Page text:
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The court reviewed the Superior Court's denial of a motion to suppress stemming from a traffic stop. Because the officer lacked reasonable suspicion, the court reversed the trial judge's denial of the motion to suppress drugs discovered in defendant's bag. Defendant's continued detention constituted an impermissible seizure, and the questioning itself violated even the limited rights possessed by a probationer. Accordingly, the court reversed the judgment.Receive FREE Daily Opinion Summaries by Email
IN THE SUPREME COURT OF THE STATE OF DELAWARE
STATE OF DELAWARE,
No. 240, 2011
Court Below: Superior Court
of the State of Delaware
in and for New Castle County
Cr. ID No. 1010000692
Submitted: April 17, 2012
Decided: May 14, 2012
Before STEELE, Chief Justice, HOLLAND, BERGER, JACOBS, and
RIDGELY, Justices constituting the Court en Banc.
Upon appeal from the Superior Court. REVERSED.
Nicole M. Walker, Office of the Public Defender, Wilmington, Delaware for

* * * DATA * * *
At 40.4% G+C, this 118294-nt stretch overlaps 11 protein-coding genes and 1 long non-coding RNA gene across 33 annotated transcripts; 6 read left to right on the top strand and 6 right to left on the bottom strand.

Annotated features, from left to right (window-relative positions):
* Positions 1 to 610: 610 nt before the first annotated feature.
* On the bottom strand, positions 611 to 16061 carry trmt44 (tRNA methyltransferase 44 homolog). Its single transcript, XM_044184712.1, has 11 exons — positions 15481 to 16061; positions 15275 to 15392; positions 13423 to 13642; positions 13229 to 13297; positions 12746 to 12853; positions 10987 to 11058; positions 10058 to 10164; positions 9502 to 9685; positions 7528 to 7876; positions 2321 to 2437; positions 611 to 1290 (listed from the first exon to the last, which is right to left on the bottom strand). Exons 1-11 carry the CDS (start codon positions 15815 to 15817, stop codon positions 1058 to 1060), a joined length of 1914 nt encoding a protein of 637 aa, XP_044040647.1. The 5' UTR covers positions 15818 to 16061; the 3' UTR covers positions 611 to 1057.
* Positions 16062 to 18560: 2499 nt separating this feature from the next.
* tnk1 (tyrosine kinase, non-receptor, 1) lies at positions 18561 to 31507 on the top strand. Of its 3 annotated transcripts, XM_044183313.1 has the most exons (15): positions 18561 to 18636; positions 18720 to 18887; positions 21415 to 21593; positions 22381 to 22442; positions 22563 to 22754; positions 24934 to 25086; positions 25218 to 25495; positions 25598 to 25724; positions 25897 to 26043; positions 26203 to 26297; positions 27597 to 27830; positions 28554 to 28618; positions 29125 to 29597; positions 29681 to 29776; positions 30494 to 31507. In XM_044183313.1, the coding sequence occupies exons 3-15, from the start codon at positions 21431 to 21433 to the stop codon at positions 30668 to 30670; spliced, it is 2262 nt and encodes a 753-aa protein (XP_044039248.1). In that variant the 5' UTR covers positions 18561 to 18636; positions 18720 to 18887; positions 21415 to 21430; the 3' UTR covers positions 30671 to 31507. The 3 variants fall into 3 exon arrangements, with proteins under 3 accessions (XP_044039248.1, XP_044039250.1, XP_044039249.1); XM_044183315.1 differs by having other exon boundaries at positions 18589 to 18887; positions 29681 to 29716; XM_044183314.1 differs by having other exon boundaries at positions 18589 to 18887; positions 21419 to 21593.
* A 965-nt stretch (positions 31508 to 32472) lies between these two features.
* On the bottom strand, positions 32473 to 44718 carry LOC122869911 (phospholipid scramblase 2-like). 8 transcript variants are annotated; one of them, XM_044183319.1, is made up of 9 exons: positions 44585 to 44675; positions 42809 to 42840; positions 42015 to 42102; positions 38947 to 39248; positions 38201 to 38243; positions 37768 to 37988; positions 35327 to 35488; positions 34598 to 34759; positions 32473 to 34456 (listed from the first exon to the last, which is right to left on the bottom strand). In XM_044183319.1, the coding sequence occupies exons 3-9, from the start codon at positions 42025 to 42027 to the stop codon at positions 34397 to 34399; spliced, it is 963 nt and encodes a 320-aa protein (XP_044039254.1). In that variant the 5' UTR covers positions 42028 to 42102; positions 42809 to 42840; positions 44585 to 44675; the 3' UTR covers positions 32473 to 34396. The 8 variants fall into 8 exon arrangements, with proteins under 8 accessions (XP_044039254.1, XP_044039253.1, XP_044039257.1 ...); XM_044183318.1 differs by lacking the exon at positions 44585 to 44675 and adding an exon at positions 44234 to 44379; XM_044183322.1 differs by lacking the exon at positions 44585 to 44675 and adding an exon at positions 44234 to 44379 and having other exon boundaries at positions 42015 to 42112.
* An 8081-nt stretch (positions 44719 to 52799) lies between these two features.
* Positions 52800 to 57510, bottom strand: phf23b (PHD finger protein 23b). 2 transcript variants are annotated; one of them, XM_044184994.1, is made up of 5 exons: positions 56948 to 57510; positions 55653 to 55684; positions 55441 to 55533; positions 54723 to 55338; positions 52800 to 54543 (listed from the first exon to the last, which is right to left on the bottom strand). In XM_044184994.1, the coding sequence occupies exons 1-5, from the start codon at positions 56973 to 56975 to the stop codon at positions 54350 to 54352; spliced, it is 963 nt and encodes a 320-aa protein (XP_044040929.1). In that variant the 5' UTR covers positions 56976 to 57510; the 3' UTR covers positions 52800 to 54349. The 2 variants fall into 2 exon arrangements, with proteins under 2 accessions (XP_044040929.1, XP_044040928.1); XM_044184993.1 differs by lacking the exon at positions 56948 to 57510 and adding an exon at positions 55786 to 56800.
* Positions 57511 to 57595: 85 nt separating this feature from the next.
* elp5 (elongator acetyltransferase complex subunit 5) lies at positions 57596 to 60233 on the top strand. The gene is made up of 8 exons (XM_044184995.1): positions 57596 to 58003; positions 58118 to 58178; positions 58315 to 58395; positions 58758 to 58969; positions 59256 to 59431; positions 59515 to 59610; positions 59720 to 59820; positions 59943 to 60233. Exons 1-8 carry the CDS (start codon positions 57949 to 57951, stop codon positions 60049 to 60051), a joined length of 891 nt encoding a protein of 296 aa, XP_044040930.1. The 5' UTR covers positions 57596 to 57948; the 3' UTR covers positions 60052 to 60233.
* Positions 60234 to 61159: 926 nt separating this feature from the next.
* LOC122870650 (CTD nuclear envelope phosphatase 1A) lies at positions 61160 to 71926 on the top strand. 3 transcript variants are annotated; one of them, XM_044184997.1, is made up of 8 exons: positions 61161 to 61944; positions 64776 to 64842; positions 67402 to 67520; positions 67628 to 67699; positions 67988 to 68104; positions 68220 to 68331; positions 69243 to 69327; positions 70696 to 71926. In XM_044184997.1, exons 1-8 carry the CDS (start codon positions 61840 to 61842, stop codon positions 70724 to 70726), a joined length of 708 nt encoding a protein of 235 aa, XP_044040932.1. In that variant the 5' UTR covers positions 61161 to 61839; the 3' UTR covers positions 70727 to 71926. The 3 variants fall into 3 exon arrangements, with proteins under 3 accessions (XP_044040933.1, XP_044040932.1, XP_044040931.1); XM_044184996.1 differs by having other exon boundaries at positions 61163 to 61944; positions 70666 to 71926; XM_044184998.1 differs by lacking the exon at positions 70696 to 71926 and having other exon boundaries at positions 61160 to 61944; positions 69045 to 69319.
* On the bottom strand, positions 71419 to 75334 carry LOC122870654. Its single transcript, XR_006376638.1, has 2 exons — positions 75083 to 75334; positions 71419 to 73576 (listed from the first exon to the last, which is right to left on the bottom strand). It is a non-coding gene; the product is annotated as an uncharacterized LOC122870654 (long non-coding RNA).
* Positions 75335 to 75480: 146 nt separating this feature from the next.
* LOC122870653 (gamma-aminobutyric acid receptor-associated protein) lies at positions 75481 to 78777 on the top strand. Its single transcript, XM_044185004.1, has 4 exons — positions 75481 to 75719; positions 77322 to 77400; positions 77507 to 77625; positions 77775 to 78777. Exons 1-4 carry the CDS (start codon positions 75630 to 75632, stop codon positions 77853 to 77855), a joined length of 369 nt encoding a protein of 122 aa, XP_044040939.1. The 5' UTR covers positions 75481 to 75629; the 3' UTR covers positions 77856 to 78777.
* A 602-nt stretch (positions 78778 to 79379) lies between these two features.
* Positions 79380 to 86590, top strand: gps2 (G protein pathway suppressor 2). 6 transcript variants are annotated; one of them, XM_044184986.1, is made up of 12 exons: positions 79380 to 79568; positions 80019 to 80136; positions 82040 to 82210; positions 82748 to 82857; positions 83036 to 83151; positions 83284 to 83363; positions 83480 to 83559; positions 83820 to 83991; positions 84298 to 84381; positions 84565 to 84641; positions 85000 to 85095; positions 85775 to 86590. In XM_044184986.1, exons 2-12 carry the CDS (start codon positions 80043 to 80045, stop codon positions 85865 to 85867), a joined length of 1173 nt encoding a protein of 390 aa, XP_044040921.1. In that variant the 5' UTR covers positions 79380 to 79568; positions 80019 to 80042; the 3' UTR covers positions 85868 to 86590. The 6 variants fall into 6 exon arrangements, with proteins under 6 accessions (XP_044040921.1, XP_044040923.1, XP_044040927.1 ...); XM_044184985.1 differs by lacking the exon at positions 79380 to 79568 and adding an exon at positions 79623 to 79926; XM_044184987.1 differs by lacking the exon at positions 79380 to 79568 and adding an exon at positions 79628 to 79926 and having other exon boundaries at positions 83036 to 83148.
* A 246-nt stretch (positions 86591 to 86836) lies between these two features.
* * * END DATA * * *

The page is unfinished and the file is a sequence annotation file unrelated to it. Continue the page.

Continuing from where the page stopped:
Morgan T. Zurn, Department of Justice, Wilmington, Delaware for appellee.
STEELE, Chief Justice, for the majority:
Three officers completed a traffic stop along with the ancillary, permissible
inquiries. Then, a probation officer continued to question one of the car’s
passengers, a probationer, even though the officer testified he had no reasonable
suspicion of criminal activity. An officer who pulls a car over for speeding does
not thereby gain free rein to ask as many questions, for as long a time, as he might
wish. Further investigation requires further justification. Because the officer